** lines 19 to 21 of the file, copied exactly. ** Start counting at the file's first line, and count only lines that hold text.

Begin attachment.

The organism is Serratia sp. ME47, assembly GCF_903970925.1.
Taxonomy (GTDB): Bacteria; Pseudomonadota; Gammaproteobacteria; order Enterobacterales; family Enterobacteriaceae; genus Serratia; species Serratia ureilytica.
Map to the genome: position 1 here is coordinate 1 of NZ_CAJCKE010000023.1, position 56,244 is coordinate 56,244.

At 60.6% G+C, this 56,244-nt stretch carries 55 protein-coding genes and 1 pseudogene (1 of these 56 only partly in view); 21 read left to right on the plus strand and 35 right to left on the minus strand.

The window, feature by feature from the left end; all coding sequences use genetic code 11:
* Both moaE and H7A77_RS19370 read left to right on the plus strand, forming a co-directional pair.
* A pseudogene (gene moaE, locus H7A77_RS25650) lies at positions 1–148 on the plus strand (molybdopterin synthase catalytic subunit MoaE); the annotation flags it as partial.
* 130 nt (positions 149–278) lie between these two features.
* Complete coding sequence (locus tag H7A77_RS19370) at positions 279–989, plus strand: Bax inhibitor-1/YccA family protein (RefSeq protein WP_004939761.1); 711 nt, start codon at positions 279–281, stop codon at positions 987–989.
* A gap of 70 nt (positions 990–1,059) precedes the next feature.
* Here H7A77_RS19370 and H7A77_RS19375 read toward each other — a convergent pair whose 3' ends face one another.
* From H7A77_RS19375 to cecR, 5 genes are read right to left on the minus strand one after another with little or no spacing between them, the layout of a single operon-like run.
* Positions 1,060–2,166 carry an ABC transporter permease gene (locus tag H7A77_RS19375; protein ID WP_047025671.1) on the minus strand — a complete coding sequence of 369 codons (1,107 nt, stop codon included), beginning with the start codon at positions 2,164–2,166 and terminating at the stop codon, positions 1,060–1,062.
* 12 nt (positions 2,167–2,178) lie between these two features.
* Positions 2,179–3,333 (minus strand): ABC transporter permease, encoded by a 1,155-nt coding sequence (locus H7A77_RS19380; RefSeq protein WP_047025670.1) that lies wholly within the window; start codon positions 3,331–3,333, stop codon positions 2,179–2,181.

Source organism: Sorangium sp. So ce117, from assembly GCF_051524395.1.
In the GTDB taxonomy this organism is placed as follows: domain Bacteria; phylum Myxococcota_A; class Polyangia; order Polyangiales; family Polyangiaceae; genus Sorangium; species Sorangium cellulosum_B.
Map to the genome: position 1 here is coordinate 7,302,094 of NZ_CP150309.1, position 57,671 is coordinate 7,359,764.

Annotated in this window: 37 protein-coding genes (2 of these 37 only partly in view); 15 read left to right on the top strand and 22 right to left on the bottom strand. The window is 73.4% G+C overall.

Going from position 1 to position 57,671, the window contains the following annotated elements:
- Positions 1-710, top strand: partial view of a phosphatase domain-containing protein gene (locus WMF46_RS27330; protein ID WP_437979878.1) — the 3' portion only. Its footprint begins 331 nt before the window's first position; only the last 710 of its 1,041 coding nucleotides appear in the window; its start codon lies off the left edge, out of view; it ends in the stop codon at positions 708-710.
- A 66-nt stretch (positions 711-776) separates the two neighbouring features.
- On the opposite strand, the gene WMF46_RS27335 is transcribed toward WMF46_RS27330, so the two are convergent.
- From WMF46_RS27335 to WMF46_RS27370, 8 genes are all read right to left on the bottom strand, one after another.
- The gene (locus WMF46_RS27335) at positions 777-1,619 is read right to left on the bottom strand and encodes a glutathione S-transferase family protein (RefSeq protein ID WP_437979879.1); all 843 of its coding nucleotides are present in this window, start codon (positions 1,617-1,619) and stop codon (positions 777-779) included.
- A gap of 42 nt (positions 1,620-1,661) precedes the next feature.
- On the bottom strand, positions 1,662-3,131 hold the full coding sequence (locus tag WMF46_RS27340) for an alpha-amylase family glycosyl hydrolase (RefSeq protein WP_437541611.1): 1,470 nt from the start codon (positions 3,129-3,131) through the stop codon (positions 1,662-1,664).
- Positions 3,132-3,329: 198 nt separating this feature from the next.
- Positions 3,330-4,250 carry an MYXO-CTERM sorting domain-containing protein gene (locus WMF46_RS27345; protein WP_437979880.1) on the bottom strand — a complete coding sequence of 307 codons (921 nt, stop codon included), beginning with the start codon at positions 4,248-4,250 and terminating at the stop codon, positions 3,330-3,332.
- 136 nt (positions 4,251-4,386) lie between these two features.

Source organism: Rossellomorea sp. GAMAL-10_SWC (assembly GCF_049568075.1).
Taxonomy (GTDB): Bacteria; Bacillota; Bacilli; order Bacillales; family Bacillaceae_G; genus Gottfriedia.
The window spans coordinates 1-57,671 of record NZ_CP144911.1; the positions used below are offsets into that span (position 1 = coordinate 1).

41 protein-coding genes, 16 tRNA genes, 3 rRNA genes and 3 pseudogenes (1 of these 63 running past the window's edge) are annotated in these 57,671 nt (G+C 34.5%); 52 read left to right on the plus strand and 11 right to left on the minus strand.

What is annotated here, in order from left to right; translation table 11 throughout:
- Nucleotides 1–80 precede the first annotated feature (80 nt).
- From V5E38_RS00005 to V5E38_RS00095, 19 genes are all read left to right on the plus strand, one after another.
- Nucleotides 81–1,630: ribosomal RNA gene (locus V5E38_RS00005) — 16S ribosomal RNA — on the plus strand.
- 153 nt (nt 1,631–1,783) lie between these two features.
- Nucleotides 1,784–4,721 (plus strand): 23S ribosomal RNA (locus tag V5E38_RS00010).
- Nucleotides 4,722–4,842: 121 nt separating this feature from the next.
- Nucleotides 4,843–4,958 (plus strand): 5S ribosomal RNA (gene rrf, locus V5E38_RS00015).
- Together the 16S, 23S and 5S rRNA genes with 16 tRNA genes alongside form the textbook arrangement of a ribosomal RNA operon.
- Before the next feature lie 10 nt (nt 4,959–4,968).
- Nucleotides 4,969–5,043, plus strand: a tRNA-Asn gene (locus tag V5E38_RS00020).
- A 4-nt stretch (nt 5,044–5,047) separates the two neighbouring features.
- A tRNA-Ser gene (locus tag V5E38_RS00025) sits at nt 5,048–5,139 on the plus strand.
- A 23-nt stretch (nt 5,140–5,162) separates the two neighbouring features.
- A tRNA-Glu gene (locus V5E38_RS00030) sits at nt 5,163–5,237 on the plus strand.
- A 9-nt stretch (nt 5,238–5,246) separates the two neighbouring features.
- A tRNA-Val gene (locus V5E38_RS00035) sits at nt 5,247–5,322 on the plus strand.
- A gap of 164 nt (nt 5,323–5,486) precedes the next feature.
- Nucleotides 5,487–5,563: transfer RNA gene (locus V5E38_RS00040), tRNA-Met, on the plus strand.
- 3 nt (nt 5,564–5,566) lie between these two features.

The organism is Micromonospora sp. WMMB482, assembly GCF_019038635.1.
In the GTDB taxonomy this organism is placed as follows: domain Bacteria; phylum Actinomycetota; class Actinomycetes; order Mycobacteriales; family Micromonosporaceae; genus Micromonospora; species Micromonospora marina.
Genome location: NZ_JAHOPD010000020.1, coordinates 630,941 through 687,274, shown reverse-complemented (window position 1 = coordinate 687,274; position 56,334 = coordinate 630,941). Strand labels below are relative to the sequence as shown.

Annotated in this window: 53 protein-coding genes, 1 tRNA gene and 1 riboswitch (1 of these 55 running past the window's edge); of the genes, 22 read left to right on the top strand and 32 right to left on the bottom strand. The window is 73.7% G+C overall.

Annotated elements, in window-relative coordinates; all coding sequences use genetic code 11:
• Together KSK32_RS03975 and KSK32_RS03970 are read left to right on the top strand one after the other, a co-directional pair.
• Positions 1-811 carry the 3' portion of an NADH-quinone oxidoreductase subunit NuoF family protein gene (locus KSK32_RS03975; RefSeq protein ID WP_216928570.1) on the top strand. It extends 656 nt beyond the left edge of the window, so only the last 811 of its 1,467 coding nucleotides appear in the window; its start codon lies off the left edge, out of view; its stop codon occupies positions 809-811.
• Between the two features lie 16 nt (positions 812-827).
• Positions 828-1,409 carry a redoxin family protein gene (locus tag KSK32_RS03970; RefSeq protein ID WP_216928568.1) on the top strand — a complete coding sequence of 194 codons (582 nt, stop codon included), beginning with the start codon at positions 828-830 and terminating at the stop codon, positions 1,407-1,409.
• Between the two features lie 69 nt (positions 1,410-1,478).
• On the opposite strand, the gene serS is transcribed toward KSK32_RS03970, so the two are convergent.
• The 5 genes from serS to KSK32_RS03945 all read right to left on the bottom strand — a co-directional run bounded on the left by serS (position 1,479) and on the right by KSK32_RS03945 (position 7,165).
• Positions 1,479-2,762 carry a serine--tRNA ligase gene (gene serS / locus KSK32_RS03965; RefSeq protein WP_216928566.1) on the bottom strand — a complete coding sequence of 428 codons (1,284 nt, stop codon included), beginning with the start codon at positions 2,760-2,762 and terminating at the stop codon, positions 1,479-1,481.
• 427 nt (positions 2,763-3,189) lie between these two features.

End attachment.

Annotated in this window: 37 protein-coding genes (2 of these 37 only partly in view); 15 read left to right on the top strand and 22 right to left on the bottom strand. The window is 73.4% G+C overall.

Going from position 1 to position 57,671, the window contains the following annotated elements:
- Positions 1-710, top strand: partial view of a phosphatase domain-containing protein gene (locus WMF46_RS27330; protein ID WP_437979878.1) — the 3' portion only. Its footprint begins 331 nt before the window's first position; only the last 710 of its 1,041 coding nucleotides appear in the window; its start codon lies off the left edge, out of view; it ends in the stop codon at positions 708-710.